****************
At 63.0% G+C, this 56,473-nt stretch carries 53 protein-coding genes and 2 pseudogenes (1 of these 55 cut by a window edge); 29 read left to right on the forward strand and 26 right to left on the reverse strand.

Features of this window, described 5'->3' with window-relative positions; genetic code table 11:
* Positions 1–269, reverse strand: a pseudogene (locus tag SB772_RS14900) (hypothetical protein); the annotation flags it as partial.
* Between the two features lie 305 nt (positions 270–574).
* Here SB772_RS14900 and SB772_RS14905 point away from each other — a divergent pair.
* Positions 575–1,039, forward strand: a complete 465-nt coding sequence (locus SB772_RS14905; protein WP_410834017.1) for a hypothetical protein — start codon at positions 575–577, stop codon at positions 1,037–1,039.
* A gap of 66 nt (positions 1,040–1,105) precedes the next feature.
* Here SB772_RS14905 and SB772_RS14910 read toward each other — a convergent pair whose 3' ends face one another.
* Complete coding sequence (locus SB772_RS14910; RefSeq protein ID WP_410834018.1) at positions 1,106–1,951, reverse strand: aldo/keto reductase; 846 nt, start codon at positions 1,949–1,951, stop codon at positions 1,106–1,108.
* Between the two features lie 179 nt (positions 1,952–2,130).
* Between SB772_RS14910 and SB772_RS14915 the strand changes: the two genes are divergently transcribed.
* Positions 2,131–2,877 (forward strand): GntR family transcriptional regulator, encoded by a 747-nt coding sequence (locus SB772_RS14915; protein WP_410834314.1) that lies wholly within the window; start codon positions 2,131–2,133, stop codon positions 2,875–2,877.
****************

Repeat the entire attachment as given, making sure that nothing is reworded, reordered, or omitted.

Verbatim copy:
At 63.0% G+C, this 56,473-nt stretch carries 53 protein-coding genes and 2 pseudogenes (1 of these 55 cut by a window edge); 29 read left to right on the forward strand and 26 right to left on the reverse strand.

Features of this window, described 5'->3' with window-relative positions; genetic code table 11:
* Positions 1–269, reverse strand: a pseudogene (locus tag SB772_RS14900) (hypothetical protein); the annotation flags it as partial.
* Between the two features lie 305 nt (positions 270–574).
* Here SB772_RS14900 and SB772_RS14905 point away from each other — a divergent pair.
* Positions 575–1,039, forward strand: a complete 465-nt coding sequence (locus SB772_RS14905; protein WP_410834017.1) for a hypothetical protein — start codon at positions 575–577, stop codon at positions 1,037–1,039.
* A gap of 66 nt (positions 1,040–1,105) precedes the next feature.
* Here SB772_RS14905 and SB772_RS14910 read toward each other — a convergent pair whose 3' ends face one another.
* Complete coding sequence (locus SB772_RS14910; RefSeq protein ID WP_410834018.1) at positions 1,106–1,951, reverse strand: aldo/keto reductase; 846 nt, start codon at positions 1,949–1,951, stop codon at positions 1,106–1,108.
* Between the two features lie 179 nt (positions 1,952–2,130).
* Between SB772_RS14910 and SB772_RS14915 the strand changes: the two genes are divergently transcribed.
* Positions 2,131–2,877 (forward strand): GntR family transcriptional regulator, encoded by a 747-nt coding sequence (locus SB772_RS14915; protein WP_410834314.1) that lies wholly within the window; start codon positions 2,131–2,133, stop codon positions 2,875–2,877.